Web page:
Category: News

Study Abroad Update for Fall 2020

Dear Fall 2020 Study Abroad Students,

As you know, Michigan Tech has been monitoring the CDC guidelines regarding COVID-19 and international travel.

Regrettably, in order to protect your health, and to minimize the financial impact to all involved, Michigan Tech is cancelling all study abroad programs departing August through December 2020 due to the continued spread of COVID-19. This includes both European Project Semester programs and study abroad programs operated by third-party providers.  

Like you, we are deeply disappointed by the need to make this decision. We highly value the unique, soul-enriching, perspective-changing experience of study abroad. Ultimately, our higher priorities must be to protect your personal health, minimize disruptions to your academic success, and promote the well-being of the entire Michigan Technological University community.  

We know that this decision will affect each of you in different ways and that you have each been preparing for the possibility that your program might be canceled by delaying your bookings and enrolling in Fall courses at Michigan Tech as a backup. 

Students with questions about how this cancellation affects degree programs including minors and certificates, should contact academic advisors and faculty program leaders as soon as possible. Please also feel free to contact Vienna Chapin if you have any questions about this cancellation, or if you would like to meet virtually to plan an alternative future study abroad experience. Vienna can be reached by email, vrchapin@mtu.edu, or by phone (906) 487-1976.

Lorelle Meadows, PhD

Dean, Pavlis Honors College


Congratulations, Pavlis Honors College class of 2020

Spring 2020 Medallion Ceremony – Pavlis Honors College at Michigan Tech

Congratulations to our graduates! Watch our virtual medallion ceremony as we celebrate Adison Cook, Brad Dahm, Becky Daniels, Samantha Dertinger, Lucinda Hall, Lianne Novak, Clara Peterson, Cameron Philo, Brenna Rosso, Emily Rutledge, Addie Saltarelli, Joshua Undlin, and Amanda Vermeer.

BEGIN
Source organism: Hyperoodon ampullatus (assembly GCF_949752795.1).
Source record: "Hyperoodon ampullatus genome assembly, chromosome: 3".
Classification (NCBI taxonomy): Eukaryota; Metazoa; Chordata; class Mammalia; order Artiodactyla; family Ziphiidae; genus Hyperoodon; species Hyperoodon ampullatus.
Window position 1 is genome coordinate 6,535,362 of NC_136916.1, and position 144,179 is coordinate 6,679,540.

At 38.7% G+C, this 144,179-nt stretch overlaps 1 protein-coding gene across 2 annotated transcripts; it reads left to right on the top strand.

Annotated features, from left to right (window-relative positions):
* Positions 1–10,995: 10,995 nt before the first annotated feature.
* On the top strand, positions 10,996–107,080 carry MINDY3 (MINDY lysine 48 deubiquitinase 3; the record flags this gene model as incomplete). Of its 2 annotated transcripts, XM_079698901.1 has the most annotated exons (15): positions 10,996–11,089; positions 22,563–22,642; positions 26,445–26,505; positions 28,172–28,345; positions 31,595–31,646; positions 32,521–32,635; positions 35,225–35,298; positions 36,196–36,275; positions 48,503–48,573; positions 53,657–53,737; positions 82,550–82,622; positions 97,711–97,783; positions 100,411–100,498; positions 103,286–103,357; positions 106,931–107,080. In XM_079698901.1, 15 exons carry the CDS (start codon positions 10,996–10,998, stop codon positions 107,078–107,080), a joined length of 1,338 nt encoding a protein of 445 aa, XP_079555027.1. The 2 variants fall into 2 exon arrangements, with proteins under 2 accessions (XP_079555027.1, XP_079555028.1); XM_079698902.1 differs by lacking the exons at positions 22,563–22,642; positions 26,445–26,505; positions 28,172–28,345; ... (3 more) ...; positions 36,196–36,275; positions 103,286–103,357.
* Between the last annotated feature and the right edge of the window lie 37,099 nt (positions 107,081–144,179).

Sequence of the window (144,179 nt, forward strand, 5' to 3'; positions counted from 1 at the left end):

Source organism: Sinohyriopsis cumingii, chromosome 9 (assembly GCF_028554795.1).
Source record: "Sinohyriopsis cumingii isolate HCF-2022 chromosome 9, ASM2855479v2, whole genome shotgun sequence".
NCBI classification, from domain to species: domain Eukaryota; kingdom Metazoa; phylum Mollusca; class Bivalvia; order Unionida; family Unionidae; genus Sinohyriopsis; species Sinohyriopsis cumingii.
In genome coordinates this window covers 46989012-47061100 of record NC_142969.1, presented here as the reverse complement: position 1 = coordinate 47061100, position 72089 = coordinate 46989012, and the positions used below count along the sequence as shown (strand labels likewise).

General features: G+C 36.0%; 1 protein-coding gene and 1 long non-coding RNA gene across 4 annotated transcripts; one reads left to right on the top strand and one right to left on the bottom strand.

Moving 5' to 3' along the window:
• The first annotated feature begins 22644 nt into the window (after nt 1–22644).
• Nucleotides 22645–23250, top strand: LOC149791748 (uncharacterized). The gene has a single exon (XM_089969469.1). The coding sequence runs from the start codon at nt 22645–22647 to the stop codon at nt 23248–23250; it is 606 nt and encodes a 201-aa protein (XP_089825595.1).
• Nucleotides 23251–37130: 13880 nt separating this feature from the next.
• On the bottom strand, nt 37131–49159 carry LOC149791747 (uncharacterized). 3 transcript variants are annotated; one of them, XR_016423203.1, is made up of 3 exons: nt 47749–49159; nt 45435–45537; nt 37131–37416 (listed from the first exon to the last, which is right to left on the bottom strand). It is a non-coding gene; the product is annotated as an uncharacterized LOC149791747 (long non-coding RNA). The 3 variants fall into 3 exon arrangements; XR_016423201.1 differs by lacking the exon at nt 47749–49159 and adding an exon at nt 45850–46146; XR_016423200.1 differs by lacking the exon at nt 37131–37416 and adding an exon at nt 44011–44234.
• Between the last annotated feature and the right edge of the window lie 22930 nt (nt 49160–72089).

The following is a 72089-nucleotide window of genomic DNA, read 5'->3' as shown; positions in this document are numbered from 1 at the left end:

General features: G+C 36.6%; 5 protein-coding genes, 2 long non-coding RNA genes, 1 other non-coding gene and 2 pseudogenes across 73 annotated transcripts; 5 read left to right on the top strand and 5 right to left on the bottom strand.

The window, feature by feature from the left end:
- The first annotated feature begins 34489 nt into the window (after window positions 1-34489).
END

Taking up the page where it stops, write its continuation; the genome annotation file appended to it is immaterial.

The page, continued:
Transforming a Michigan Tech Program into an Honors Program

Every Michigan Tech graduate has accomplished something amazing — Michigan Tech has prepared them to create the future in their fields. So how did our Honors graduates go above and beyond?

They had once-in-a-lifetime experiences. Took action. Learned and led. Developed relationships in the Michigan Tech community and around the world. Take a look at this photo essay to see how the Pavlis Honors College’s class of 2020 created their own definitions of success.

Spring 2020 Pavlis Honors College graduates


2020 Michigan Space Grant Consortium Award Recipients Receive $90,500 in Funding

Michigan Tech faculty, staff members and students received awards totaling $90,500 in funding through the Michigan Space Grant Consortium (MSGC), sponsored by the National Aeronautics and Space Administration (NASA) for the 2020-2021 funding cycle.

Michigan Tech Undergraduates receiving $3,000 research fellowships:

  • Troy Maust (ECE): “Auris: An RF Mission” with Lyon Brad King (ME-EM)
  • Lea Morath (BME): “Evaluating Zinc Alloys for Biodegradable Arterial Stents” with Jeremy Goldman (BME)